October’s Harpers has an excellent piece by The Hebrew Republic author Bernard Avishai who reminds us of the complex, varied and yes, enlightened Jewish world that is rendered invisible by major institutional Jewry. The ascendancy of a post-race Obama marks a massive generational and cultural power shift in the US. Avishai suggests it might also mark a similar ousting of the old guard among Jews.
By Bernard Avishai
Last May, as he claimed the Democratic nomination, Barack Obama was ahead among Jewish voters 2 to 1. Yet, according to cable-and-blog wisdom, that was a serious problem for him. Jews—you know, “the demographic”—had voted 3 or more to 1 for Clinton, Gore, and Kerry. Jews are only about 2 percent of the population, but they make up almost 4 percent of actual voters. There are, famously, almost half a million Jewish voters in southern Florida alone. If, say, 100,000 defected to McCain, Obama would likely lose the state, even if the chads don’t hang this time. Jews are also nearly 5 percent of the Pennsylvania electorate, which Kerry carried by only 2.5 percent.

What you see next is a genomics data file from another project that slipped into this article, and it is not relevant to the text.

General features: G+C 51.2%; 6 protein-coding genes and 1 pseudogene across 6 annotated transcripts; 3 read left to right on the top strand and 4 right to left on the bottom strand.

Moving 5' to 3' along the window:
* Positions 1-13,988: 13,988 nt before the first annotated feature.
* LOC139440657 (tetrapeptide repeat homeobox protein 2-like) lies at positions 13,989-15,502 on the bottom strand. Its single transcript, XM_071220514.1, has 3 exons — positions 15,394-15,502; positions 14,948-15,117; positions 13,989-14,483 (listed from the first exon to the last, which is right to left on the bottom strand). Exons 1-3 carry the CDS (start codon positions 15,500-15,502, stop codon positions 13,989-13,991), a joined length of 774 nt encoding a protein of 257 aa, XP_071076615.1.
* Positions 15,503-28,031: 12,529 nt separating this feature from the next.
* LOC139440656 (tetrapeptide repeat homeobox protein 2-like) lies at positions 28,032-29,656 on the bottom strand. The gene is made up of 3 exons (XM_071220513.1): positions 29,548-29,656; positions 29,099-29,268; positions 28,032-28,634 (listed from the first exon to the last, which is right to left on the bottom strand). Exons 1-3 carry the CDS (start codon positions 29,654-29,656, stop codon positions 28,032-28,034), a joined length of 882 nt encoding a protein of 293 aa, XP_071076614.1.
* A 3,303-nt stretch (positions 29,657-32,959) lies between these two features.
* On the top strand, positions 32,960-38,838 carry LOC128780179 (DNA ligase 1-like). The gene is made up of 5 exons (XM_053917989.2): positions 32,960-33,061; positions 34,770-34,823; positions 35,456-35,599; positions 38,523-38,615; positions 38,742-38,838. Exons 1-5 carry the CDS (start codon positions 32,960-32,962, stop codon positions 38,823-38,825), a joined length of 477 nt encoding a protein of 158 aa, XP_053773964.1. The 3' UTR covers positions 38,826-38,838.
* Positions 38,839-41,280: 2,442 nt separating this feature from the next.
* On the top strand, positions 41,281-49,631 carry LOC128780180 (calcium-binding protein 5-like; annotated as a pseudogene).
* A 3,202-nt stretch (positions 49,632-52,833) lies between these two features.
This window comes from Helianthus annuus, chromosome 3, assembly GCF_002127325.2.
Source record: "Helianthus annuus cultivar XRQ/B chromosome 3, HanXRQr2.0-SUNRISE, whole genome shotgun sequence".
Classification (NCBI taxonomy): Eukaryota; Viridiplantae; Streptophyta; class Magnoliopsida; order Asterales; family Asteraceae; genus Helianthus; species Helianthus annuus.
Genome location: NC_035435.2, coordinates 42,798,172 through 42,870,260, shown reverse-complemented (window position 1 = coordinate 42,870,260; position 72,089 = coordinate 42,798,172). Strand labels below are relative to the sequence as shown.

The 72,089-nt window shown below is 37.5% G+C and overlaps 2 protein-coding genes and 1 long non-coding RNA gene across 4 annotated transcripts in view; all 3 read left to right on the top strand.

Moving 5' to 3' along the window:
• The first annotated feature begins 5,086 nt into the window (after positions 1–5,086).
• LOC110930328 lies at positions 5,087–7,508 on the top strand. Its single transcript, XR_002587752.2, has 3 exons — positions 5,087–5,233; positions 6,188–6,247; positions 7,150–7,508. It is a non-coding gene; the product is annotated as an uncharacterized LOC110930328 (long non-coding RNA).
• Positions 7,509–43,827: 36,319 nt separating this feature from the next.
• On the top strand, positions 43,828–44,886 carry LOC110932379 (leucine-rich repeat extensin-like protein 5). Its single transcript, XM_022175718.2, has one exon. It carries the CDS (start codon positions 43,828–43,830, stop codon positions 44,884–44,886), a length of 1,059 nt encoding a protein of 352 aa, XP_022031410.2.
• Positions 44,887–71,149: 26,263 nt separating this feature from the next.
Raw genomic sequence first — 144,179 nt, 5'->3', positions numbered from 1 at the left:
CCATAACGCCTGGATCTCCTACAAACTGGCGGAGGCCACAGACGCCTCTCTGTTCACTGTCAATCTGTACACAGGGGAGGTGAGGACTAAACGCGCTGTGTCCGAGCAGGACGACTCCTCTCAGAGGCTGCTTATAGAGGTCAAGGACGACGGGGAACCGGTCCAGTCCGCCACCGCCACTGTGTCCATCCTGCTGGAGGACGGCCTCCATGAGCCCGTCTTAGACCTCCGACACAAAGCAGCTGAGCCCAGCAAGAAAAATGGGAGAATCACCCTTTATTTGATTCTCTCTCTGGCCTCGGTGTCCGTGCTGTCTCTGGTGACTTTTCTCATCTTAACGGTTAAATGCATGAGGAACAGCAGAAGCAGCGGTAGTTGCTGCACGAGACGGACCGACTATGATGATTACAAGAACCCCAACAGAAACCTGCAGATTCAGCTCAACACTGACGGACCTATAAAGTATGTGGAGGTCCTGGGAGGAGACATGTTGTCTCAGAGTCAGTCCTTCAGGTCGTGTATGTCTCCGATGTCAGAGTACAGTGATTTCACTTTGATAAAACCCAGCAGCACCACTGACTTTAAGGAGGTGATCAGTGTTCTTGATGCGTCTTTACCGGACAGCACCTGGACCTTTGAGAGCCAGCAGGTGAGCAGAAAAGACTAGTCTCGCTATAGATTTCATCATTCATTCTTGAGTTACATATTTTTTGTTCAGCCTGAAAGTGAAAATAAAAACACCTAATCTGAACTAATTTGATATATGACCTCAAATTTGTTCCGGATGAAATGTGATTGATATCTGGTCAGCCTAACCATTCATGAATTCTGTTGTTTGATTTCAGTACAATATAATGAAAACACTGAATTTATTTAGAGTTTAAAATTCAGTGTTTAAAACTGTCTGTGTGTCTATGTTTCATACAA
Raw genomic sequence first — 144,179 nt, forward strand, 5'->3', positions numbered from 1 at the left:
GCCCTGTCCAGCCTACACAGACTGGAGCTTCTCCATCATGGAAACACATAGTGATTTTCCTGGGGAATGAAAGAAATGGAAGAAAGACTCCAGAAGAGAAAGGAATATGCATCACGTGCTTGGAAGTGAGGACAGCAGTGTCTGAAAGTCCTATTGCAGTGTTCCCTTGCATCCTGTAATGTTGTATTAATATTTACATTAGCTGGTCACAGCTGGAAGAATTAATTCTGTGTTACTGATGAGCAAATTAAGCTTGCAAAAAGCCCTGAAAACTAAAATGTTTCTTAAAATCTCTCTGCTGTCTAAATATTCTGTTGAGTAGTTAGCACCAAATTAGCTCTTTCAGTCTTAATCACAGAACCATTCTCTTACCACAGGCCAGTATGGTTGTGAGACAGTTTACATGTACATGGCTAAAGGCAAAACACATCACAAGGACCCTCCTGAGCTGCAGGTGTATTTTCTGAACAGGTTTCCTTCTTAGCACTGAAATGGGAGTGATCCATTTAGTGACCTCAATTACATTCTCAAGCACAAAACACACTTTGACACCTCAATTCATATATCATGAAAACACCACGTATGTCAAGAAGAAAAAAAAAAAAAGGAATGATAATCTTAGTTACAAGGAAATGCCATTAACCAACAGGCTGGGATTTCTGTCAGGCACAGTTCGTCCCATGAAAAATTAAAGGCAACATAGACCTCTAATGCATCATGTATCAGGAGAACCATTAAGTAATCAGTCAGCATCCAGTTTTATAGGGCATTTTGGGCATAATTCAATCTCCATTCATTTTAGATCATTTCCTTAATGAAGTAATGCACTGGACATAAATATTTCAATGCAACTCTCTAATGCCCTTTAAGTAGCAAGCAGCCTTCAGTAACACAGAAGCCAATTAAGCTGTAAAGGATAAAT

After the 1968 election, when Jews voted almost 5 to 1 for Humphrey over Nixon, the late Milton Himmelfarb groused in Commentary that Jews earned like Episcopalians and voted like Puerto Ricans. Are Jews finally growing aloof from the Democratic nominee—come to think of it, like Puerto Ricans—because he is African American? Will his fate hinge, as CNN’s Jack Cafferty suggested, on “a few old Jews in Century Village”? As Obama himself joked at a February meeting with Jews in Cleveland (Ohio is another shaky “battleground”), doesn’t every Jewish family have an uncle skeptical of the schwartzer?